Yellow Goatfish and Yellowtail Snapper

Darting through the reefs and seagrass of Key West's enticing turquoise waters are shimmering, golden-accented gems called the yellow goatfish. Offering enchanting experiences for those snorkeling in Key West, the yellow goatfish are distinctive for their pale color and appealing golden stripe reaching from their eyes to their caudal fins.

With golden tails and white or yellow fins, the goatfish roam Key West's reefs and sandy lagoon areas searching for food. Watch closely to see them root through the sand with their barbels, long "whiskers" hanging from their chins, to detect and nab dinner. Reaching as long as 15 inches, the goatfish can stir up quite a bit of sand while hunting for smaller fish and benthic invertebrates, so be prepared for a cloud of dust while they are feeding. This foraging activity reveals other fish and prey for bigger predators, including the Yellowtail Snapper.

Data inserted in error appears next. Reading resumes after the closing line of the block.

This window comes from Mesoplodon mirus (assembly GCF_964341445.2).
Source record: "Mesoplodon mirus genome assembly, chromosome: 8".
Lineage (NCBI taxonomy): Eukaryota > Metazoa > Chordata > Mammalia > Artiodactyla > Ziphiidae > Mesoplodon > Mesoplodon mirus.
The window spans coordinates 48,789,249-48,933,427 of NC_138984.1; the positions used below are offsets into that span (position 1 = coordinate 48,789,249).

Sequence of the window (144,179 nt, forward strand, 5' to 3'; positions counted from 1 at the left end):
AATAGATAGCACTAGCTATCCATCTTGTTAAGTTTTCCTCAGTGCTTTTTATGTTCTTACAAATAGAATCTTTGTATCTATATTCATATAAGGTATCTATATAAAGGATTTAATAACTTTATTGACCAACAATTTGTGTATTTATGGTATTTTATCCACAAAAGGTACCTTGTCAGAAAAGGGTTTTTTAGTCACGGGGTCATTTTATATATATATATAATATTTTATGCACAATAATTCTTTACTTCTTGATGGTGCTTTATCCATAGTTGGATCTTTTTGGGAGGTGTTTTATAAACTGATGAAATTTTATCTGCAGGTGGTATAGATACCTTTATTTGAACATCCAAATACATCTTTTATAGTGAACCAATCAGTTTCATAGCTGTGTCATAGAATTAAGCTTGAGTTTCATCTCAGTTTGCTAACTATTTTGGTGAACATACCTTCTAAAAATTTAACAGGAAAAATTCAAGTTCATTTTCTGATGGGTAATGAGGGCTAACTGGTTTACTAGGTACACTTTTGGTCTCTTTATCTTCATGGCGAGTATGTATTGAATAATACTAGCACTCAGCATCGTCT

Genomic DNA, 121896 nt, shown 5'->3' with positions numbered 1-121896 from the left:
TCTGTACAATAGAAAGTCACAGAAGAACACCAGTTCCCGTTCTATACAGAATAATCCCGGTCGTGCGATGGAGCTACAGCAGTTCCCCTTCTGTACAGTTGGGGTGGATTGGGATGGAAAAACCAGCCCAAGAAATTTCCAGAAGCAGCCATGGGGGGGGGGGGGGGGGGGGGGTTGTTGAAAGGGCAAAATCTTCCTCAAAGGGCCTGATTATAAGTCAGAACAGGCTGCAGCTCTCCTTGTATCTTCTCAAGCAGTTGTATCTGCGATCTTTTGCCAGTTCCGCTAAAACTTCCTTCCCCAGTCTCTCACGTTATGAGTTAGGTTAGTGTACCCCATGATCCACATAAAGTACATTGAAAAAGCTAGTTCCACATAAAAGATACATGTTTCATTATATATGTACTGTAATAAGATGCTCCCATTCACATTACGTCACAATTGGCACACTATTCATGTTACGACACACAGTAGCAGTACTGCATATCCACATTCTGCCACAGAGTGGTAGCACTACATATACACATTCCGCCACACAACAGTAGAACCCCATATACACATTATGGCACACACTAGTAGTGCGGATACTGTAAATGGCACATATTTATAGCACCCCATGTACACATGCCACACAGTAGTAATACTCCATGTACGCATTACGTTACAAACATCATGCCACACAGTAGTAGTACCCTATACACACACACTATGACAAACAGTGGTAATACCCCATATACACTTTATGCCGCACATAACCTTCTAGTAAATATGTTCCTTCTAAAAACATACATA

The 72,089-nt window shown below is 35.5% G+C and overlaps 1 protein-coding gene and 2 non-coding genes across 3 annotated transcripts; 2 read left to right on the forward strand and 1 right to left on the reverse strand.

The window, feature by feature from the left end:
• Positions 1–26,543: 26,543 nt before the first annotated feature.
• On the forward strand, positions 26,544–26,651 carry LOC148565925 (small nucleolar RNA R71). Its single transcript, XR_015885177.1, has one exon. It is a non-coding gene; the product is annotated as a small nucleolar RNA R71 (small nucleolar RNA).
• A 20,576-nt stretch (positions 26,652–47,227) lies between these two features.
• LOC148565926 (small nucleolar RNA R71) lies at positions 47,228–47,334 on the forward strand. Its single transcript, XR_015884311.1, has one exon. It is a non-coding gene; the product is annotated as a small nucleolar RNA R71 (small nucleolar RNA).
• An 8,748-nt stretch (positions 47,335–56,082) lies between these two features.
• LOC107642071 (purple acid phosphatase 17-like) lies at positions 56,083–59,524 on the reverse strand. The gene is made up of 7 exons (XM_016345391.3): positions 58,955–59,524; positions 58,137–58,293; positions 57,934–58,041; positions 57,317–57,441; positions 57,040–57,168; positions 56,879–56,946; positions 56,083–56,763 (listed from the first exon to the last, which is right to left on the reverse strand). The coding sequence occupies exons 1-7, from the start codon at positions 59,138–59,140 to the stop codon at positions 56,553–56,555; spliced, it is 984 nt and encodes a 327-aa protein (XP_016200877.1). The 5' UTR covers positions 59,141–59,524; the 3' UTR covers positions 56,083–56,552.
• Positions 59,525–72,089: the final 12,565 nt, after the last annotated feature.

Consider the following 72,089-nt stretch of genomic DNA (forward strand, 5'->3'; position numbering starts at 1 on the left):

Interestingly, Yellowtail Snappers look enough like yellow goatfish to be their older, bigger brothers. Their pale, iridescent bodies are enhanced with a vivid golden stripe stretching from eye to tail, and their deeply forked tails are beautifully golden. Growing as big as 30 inches long, the yellowtail snapper are twice the size of the yellow goatfish and can weigh as much as five pounds. Their dorsal fins are often more intensely colored and more prominent than the smaller goatfish.

Cruising the sandy areas over Florida's reefs, snappers roam the ocean at about 30 feet but can travel as deeply as 230 feet. Snappers are most frequently nocturnal predators so it's not likely snorkelers will have a chance to see them forage for their usual dinner of smaller fish, crabs, worms and shrimp.

With their brilliantly yellow accents, both the yellow goatfish and yellowtail snapper create captivating and delightful additions to Key West snorkeling tours.